A group of eager candidates lined the Las Vegas City Clerk’s Office Tuesday morning to make official their runs for office, kicking off what’s already become a lively city election season.
Councilmen Bob Beers and Stavros Anthony both filed to run for re-election Tuesday, but the races in Wards 2 and 4 are shaping up differently. A challenger has announced plans to run against Beers, and the controversial proposal to develop the Badlands golf course is looming large. That issue as reason to challenge makes Beers “all the more determined to prevail in this election,” he said.
Retired Air Force Col. Steve Seroka this month announced his intentions to challenge Beers in Ward 2, and said he was spurred by the development proposal. Seroka alleged Beers has worked behind the scenes to “juice the project,” which Beers repudiates.
Anthony, meanwhile, is running for his third and final term on the council. No challengers have emerged in Ward 4, and Anthony said he hopes it stays that way.
Former Nevada Assemblywoman Michele Fiore and political newcomer Allen Jordan both filed Tuesday to run for the Ward 6 seat. Term limits will force Councilman Steve Ross to leave that seat he’s held for 12 years. His wife, Kelli Ross, and Clark County School District Trustee Chris Garvey also have publicly stated their hopes for representing Ward 6.
Fiore served two terms as an assemblywoman, and in 2016, she lost the Republican primary for Nevada’s 3rd Congressional District. Fiore said she is enthusiastic about the possibility of serving in a local office.
Fiore has drawn attention beyond state lines during her time in Nevada politics more than once, including in disputes over federal lands involving the Bundy family in Nevada and Oregon. Fiore found herself involved in negotiating an end to an end to the Oregon standoff between armed activists and federal negotiators.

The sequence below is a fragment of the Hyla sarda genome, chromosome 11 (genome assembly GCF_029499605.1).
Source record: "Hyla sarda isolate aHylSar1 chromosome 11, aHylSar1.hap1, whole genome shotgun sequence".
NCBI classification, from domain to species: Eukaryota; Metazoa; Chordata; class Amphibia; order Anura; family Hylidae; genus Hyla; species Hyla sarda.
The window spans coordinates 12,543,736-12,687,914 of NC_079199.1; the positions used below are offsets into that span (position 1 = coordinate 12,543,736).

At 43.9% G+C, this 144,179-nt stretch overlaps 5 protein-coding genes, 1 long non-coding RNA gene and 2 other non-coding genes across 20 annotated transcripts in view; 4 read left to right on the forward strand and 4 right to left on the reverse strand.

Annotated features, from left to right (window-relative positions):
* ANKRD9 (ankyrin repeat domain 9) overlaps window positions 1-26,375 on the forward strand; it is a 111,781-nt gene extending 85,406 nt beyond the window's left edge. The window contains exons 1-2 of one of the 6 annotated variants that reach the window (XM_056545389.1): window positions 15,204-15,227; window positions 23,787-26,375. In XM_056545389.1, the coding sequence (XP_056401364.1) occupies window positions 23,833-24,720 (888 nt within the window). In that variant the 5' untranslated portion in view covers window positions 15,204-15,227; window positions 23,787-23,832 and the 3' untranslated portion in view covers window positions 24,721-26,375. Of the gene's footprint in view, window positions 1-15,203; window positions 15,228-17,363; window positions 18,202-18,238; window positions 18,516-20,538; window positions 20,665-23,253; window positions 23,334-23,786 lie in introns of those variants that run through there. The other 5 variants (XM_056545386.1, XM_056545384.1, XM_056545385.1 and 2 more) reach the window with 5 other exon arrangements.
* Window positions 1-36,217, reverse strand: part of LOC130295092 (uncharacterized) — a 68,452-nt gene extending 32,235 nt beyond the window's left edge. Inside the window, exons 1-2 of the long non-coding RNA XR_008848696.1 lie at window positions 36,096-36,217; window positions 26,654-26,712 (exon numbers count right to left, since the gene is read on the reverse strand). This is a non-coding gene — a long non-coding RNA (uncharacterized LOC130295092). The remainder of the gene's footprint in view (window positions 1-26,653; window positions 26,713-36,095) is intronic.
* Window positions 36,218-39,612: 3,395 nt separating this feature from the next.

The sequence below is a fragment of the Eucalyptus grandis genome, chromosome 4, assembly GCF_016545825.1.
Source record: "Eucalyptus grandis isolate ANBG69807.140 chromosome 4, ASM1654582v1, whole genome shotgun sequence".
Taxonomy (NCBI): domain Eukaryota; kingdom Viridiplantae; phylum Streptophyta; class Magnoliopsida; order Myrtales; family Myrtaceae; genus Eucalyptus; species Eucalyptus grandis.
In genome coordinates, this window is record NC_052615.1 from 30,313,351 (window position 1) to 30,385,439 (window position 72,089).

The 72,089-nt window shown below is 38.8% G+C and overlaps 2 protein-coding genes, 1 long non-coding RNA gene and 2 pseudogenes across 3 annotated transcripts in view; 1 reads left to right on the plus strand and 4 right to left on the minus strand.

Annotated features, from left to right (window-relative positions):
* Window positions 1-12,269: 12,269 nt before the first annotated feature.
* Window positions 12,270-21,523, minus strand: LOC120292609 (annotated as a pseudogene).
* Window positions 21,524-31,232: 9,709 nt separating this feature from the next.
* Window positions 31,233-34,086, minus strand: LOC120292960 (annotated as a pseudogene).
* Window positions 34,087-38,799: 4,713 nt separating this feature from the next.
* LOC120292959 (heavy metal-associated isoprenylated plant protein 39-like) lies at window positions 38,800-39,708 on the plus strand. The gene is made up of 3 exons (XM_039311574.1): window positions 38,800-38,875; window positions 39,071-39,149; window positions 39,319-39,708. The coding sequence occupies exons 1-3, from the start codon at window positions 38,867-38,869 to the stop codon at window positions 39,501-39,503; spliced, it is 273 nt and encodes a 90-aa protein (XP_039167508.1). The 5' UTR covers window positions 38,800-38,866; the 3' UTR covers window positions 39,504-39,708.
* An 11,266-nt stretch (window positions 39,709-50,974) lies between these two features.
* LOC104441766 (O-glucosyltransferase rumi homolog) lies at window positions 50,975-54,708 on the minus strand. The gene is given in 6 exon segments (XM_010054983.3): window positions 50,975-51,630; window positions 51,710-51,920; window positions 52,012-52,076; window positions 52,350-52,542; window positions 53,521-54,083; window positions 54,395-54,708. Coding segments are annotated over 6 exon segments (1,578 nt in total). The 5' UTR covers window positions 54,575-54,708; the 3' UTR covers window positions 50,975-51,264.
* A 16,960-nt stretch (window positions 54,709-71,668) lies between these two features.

On Tuesday, Fiore said “personal property rights” are a big issue for her, and she wants to see some “rural peace” maintained in Ward 6, which has seen rapid growth.
City races are officially nonpartisan, but Fiore voiced confidence that her party affiliation will help in Ward 6.
“Nevada went blue, but Ward 6 stayed red,” Fiore said of the November elections.
Jordan said he brings a different viewpoint in his bid for the Ward 6 seat.
“I’m not locked into these partisan politics,” Jordan said.
Municipal judges Susan Roger, Heidi Almase and Cedric Kerns are all up for re-election, and all three filed their paperwork at the clerk’s office Tuesday morning.
City Council members earn an annual salary of $77,658 and serve out four-year terms. The municipal judges earn $163,752 salaries and serve six-year terms.
The candidate filing period runs through 5 p.m. Feb. 3. The primary is April 4, with early voting from March 18 to 31.
Some races could be decided during the primary — if a candidate earns at least 50 percent, plus one of vote in the primary, they win the whole thing. If a general election is necessary, that’s scheduled for June 13. Oftentimes, races with an incumbent candidate are decided by the primary.
The city of Las Vegas will debut voting centers for the first time this election cycle, consolidating 75 polling places into 15 centers. The City Council approved the change last year as a cost-saving measure.
Contact Jamie Munks at firstname.lastname@example.org or 702-383-0340. Find @JamieMunksRJ on Twitter.